The Metamorphosis of Early Birds

If you had asked me two years ago if I would ever be one of those people who gets up early to work out and go to the gym, I would have laughed myself silly. 

There was just no way I would EVER be able to get up one single second earlier than the bare minimum last second possible in order to get to work on time.

When I first started working out, it was at 8:30 at night. That’s what my trainer had available, and hey, it wasn’t mornings, so I was fine with that.

Then I got Joe. And he very quickly transitioned me to training with him in the mornings. Usually at 5:00 or 5:30 a.m.

So the days I worked out with him I was able to make it to the session with him. It wasn’t easy, and it wasn’t fun, but I knew I couldn’t just blow off my appointments with him. 

So I did that for a while. And then Joe started pushing me to show up at the gym that early on the days I DIDN’T workout with him.


See, my biggest problem (aside from the love of junk food) has been consistency. 

Is the morning the “best” time for a person to workout?  

No. The best time for someone to work out is the time of day where he or she will do it every day.

And for me, it was important to make that time of day be the same every day. Since Joe’s schedule required me to workout in the mornings with him, “we” decided that I needed to be doing that same time of day 5 days a week.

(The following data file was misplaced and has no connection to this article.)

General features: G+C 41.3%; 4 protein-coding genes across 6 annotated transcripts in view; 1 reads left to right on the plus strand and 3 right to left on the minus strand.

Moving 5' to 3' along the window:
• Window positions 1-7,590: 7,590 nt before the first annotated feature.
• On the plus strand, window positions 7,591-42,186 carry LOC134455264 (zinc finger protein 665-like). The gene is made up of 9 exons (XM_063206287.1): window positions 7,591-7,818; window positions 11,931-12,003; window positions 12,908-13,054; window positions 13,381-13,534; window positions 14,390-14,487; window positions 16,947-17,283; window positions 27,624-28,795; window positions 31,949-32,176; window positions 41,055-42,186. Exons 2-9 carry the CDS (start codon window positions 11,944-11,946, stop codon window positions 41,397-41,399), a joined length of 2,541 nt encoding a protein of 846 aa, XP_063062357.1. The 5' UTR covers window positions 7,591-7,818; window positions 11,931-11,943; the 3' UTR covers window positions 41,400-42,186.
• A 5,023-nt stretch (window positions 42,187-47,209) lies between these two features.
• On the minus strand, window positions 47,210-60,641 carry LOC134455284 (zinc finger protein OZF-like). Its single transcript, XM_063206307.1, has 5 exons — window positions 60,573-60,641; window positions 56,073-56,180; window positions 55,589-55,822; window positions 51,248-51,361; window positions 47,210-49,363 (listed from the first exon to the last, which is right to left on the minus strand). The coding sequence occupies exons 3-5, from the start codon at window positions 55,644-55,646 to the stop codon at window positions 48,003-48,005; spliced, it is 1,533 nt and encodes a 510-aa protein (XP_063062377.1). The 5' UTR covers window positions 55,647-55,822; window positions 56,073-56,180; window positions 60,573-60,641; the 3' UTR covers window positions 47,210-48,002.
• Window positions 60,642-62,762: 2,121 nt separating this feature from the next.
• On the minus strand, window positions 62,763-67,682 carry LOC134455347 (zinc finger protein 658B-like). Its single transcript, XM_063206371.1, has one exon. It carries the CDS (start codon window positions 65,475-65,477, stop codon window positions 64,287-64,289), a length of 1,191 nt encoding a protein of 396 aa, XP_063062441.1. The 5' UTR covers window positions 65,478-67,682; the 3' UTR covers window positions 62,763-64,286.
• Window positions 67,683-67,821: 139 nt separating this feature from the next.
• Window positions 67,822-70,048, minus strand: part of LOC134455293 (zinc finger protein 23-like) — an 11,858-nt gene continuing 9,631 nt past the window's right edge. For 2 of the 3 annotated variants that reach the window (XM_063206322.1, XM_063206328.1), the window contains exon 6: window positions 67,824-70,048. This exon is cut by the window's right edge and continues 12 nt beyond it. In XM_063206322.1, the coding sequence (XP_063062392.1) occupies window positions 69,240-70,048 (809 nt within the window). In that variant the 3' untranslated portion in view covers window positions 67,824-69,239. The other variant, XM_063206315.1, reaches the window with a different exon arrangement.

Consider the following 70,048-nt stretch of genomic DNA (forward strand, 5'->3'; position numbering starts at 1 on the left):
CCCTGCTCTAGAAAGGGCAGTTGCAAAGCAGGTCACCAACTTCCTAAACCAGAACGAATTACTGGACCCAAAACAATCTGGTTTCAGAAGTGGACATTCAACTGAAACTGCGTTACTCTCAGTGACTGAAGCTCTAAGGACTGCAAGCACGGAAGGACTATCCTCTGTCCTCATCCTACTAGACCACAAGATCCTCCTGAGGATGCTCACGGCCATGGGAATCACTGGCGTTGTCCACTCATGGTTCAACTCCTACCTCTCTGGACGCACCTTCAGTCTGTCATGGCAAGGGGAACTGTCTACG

Let me tell you, getting there the other two days has been a challenge.

It’s so easy, when that alarm goes off at 4:30, to hit snooze. It’s so easy to give in to the feelings of wanting to lay in bed instead of getting up.

But the funny thing is my body has actually adapted to this ridiculously early wake-up. I notice now that if I skip the morning workout, I am not even CLOSE to as alert as I am if I just get up and do it.

I’ve started thinking about this on the two weekdays I don’t work out with Joe. After I hit snooze, I lay there and think about how I will feel the rest of the day if I don’t work out versus if I DO. Most of the time, this is enough to convince me to get up and workout because the difference is THAT major.

And if that’s not enough to motivate me, the fear of what Joe will do to me IS.

A few weeks ago, I was super lazy and I think I skipped one of my weekday mornings. Then I weighed in that week, and it wasn’t wonderful. Joe made me do overhead lunges my entire next workout. It sucked so bad at the time, but it was…effective.

Since that workout, I’ve been at the gym every single weekday. When I hit that snooze button and think about skipping, I think of another session filled with nothing but overhead lunges, and that thought basically makes me LEAP out of bed! Not even kidding.

So the thing I’ve learned from this is that we are all capable of change. We are all capable of doing so much more than we think we can. Like I said, I NEVER thought I could EVER be that person getting up super early to work out. But here I am, up since 4:30 this morning, writing this all sweaty from a workout. And if I can do it, ANYONE can.

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